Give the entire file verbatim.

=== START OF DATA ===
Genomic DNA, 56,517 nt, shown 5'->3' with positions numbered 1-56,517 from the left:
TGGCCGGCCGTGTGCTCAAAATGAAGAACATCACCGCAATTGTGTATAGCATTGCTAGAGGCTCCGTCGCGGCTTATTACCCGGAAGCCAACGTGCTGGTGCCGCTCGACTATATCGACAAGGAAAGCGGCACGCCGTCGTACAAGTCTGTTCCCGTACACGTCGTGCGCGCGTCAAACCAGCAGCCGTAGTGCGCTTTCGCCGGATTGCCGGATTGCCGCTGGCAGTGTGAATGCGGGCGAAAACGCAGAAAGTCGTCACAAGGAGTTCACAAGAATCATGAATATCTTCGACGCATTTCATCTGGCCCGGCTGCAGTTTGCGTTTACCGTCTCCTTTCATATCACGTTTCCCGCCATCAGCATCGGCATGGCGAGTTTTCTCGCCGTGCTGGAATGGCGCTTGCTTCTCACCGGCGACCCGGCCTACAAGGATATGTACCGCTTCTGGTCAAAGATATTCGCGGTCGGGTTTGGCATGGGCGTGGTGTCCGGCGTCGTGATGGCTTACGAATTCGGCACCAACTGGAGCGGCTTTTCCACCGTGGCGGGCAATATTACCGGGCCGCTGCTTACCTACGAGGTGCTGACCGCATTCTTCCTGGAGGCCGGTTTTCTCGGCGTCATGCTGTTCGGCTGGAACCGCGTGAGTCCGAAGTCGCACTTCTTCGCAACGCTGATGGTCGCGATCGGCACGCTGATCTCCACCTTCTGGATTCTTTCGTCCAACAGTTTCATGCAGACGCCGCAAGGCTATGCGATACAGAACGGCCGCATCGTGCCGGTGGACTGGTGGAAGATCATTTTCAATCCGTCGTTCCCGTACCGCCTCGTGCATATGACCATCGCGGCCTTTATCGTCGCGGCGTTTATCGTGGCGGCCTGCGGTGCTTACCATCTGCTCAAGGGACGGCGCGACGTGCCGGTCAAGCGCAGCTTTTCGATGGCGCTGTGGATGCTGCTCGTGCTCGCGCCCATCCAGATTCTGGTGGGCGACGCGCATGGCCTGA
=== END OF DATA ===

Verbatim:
Genomic DNA, 56,517 nt, shown 5'->3' with positions numbered 1-56,517 from the left:
TGGCCGGCCGTGTGCTCAAAATGAAGAACATCACCGCAATTGTGTATAGCATTGCTAGAGGCTCCGTCGCGGCTTATTACCCGGAAGCCAACGTGCTGGTGCCGCTCGACTATATCGACAAGGAAAGCGGCACGCCGTCGTACAAGTCTGTTCCCGTACACGTCGTGCGCGCGTCAAACCAGCAGCCGTAGTGCGCTTTCGCCGGATTGCCGGATTGCCGCTGGCAGTGTGAATGCGGGCGAAAACGCAGAAAGTCGTCACAAGGAGTTCACAAGAATCATGAATATCTTCGACGCATTTCATCTGGCCCGGCTGCAGTTTGCGTTTACCGTCTCCTTTCATATCACGTTTCCCGCCATCAGCATCGGCATGGCGAGTTTTCTCGCCGTGCTGGAATGGCGCTTGCTTCTCACCGGCGACCCGGCCTACAAGGATATGTACCGCTTCTGGTCAAAGATATTCGCGGTCGGGTTTGGCATGGGCGTGGTGTCCGGCGTCGTGATGGCTTACGAATTCGGCACCAACTGGAGCGGCTTTTCCACCGTGGCGGGCAATATTACCGGGCCGCTGCTTACCTACGAGGTGCTGACCGCATTCTTCCTGGAGGCCGGTTTTCTCGGCGTCATGCTGTTCGGCTGGAACCGCGTGAGTCCGAAGTCGCACTTCTTCGCAACGCTGATGGTCGCGATCGGCACGCTGATCTCCACCTTCTGGATTCTTTCGTCCAACAGTTTCATGCAGACGCCGCAAGGCTATGCGATACAGAACGGCCGCATCGTGCCGGTGGACTGGTGGAAGATCATTTTCAATCCGTCGTTCCCGTACCGCCTCGTGCATATGACCATCGCGGCCTTTATCGTCGCGGCGTTTATCGTGGCGGCCTGCGGTGCTTACCATCTGCTCAAGGGACGGCGCGACGTGCCGGTCAAGCGCAGCTTTTCGATGGCGCTGTGGATGCTGCTCGTGCTCGCGCCCATCCAGATTCTGGTGGGCGACGCGCATGGCCTGA